Arms Dealer Sentenced to 30 Years for Weapons, Missile Trading

LOS ANGELES (CN) – A black-market arms dealer who sold guns, anti-tank rockets, anti-aircraft missiles and other weapons to governments and militant groups around the world was sentenced to 30 years in federal prison.

While living in Egypt as a naturalized United States citizen, Rami Najm Asad Ghanem, 53, orchestrated a complex operation selling surface-to-air missiles and other weapons to clients in Libya, the United Arab Emirates and Iraq.

Ghanem also sold missiles to the leadership of Hezbollah, a group designated as a foreign terrorist organization by the U.S. government.

In 2015, Ghanem facilitated a $250 million contract for a militant group in Libya who used mercenaries to fire Russian-made missiles at Libyan government aircraft.

Following a nine-day trial last November, a federal jury found Ghanem guilty of conspiring to use and transfer anti-aircraft missiles.

During the trial, the jury viewed videos of sworn testimony of two missile operators and Ghanem’s fellow arms broker who assisted in the 2015 operations in Libya.

Ghanem had pleaded guilty a day before the trial to six federal crimes, including smuggling, money laundering, and unlicensed arms brokering.

Ghanem was sentenced Monday to 30 years in federal prison by U.S. District Judge S. James Otero who, according to a statement by Thom Mrozek, spokesperson for the U.S. Attorney’s office, remarked at the hearing on Ghanem’s long list of offenses.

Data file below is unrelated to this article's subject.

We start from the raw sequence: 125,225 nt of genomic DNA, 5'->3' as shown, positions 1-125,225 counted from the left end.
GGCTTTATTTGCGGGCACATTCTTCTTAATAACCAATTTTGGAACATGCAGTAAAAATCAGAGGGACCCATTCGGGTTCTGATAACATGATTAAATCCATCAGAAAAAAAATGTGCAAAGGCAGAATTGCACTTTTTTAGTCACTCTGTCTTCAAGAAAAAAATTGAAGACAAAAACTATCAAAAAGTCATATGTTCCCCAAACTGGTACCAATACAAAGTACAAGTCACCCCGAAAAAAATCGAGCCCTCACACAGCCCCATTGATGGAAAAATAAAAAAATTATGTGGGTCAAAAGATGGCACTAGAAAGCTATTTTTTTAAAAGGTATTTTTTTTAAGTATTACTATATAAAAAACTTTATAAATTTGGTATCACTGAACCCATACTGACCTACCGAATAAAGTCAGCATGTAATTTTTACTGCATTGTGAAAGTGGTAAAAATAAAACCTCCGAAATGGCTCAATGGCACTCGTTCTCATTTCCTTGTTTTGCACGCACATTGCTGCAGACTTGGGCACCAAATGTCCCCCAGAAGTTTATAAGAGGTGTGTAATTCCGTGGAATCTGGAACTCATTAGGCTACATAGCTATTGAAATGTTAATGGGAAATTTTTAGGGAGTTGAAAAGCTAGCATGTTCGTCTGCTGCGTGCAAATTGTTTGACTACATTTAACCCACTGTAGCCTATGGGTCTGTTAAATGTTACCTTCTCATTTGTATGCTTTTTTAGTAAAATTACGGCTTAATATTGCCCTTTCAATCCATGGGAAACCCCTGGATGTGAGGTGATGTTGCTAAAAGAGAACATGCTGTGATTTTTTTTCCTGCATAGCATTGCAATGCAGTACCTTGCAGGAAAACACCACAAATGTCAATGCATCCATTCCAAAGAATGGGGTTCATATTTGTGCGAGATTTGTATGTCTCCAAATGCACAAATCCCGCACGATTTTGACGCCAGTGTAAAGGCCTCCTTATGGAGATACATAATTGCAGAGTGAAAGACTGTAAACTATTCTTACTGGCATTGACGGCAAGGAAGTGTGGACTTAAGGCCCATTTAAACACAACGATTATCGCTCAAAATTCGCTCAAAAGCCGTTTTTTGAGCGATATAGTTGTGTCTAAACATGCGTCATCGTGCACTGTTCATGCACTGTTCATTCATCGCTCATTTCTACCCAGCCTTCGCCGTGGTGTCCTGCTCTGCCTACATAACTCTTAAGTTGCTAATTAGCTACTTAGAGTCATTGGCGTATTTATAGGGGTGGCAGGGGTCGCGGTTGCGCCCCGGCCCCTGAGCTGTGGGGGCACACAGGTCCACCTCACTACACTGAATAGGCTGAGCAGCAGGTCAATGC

“The breadth, scope and gravity [of Ghanem’s offenses] is really breathtaking and, in many ways, frightening,” Otero said.

Nick Hanna, U.S. Attorney for the Central District of California, said in a statement Tuesday that Ghanem was a “merchant of death” who deserved a lengthy sentence.

“This defendant brokered a wide array of military-grade weapons, which endangered civilians around the world and put at risk America’s national security interests, including members of our armed services,” said Hanna. “Mr. Ghanem was literally a merchant of death who was ready, willing and able to sell weapons, including surface-to-air missiles, to any paying customer, with zero concern for the death and destruction these weapons might cause.”

Law enforcement began investigating Ghanem in 2014 when a Los Angeles-based company alerted authorities that it had been solicited to provide military equipment to Ghanem.

During an undercover operation, an agent with Homeland Security Investigations developed a relationship with Ghanem and learned what weapons he was seeking, including sniper rifles and night-vision optics.

At a meeting in Greece, Ghanem told the agent he had relationships with Hezbollah in Iraq and that he wanted to purchase helicopters and fighter jets for his Iranian clients but that transactions had to be “under the table.”

In 2015, Ghanem was arrested in Athens after making payments on a $220,000 order for sniper rifles, ammunition, night-vision goggles and other items for his clients in Libya.

After his arrest, authorities searched Ghanem’s digital devices and found documents linking him to a contract with the Egyptian Ministry of Defense to supply grenade launchers.

Authorities also linked Ghanem to the trafficking of counterfeit currency and black-market diamonds.

Ghanem was extradited to the U.S. in 2016 where he remained in custody without bond pending trial.

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